Shadow Health Secretary Jonathan Ashworth says the Labour Party is "committed" to all women shortlists and improving the representation of women in parliament.#Ridge https://t.co/dr15MQYTQ2 pic.twitter.com/3NQ4RZGTWS
— Sophy Ridge on Sunday (@RidgeOnSunday) March 21, 2021
Steve Baker also appeared on the show this morning. On the parliamentary vote extending the Coronavirus Act next week, he told viewers: “I expect to vote against.”
“The thing is with so many vulnerable people now vaccinated and record progress being made, people will be right to ask why the government is still seeking to hang onto these powers,” the Conservative backbencher argued.
Defence Secretary Ben Wallace told Ridge that “no one wants draconian measures”. But he stressed that progress had been made on the vaccine roll-out and added: “I don’t think now is the time to throw that away or to potentially put that at risk.”
The Andrew Marr Show
Shadow Foreign Secretary Lisa Nandy told viewers this morning that Labour would not oppose the vote next week to extend the Coronavirus Act, and argued that the UK must “calm down” tensions over the EU-UK vaccine dispute.
- On the UK-EU vaccines dispute: “The president of the EU commission’s comments were deeply, deeply unhelpful. I think that it was right, listening to the commissioner just now, that we should try to calm down these tensions.”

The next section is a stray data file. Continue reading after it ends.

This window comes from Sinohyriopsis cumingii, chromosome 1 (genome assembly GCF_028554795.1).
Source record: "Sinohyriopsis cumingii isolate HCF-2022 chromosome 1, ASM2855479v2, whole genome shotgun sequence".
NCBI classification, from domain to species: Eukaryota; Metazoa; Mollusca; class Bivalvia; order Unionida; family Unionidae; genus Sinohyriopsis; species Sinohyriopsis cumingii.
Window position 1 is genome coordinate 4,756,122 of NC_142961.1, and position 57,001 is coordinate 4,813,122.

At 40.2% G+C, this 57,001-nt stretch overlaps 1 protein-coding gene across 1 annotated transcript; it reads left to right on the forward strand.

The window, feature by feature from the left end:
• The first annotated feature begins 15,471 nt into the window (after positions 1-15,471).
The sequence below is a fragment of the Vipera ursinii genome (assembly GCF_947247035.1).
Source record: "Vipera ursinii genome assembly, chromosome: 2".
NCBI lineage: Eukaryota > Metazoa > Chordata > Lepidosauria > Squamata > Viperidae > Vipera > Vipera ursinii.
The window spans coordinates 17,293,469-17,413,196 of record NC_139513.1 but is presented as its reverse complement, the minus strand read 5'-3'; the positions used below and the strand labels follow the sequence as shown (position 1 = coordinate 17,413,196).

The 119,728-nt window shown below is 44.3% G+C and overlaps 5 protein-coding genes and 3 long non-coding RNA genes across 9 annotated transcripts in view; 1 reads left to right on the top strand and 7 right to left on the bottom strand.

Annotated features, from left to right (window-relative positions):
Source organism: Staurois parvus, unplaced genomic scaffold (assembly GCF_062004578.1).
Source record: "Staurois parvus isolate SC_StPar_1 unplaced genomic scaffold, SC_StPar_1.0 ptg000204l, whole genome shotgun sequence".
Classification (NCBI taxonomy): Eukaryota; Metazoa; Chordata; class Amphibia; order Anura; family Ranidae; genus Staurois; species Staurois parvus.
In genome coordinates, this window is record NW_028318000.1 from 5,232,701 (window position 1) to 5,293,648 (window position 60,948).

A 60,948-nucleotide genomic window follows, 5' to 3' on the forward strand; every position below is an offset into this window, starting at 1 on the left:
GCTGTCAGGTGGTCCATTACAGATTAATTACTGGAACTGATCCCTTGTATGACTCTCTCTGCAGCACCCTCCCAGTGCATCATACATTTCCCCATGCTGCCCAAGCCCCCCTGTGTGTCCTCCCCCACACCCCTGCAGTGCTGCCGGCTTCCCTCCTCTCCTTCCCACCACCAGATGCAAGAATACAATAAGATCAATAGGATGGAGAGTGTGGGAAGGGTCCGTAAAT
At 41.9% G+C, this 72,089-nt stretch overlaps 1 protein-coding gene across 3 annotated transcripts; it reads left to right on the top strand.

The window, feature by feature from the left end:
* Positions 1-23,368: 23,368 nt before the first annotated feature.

- On whether the UK should block vaccines going to the EU: “This is precisely the tit-for-tat we don’t want… If we do get into that situation the consequences, not just for the EU but for the UK and the world, will be very, very severe.”
- Asked whether the Prime Minister should ban holidays abroad: “We can’t allow the good work that has been done from the vaccine roll-out to be unravelled by unlocking too quickly or by failing to secure our borders.”
- She added: “The government is right to say we should be guided by the science… We do need to be careful, we do need to be cautious and, frankly, I haven’t booked a foreign holiday for this summer and I won’t be doing so.”
- On the vote in parliament this week to extend the Coronavirus Act by six months: “We certainly won’t be standing in the way of the government in getting this legislation passed.”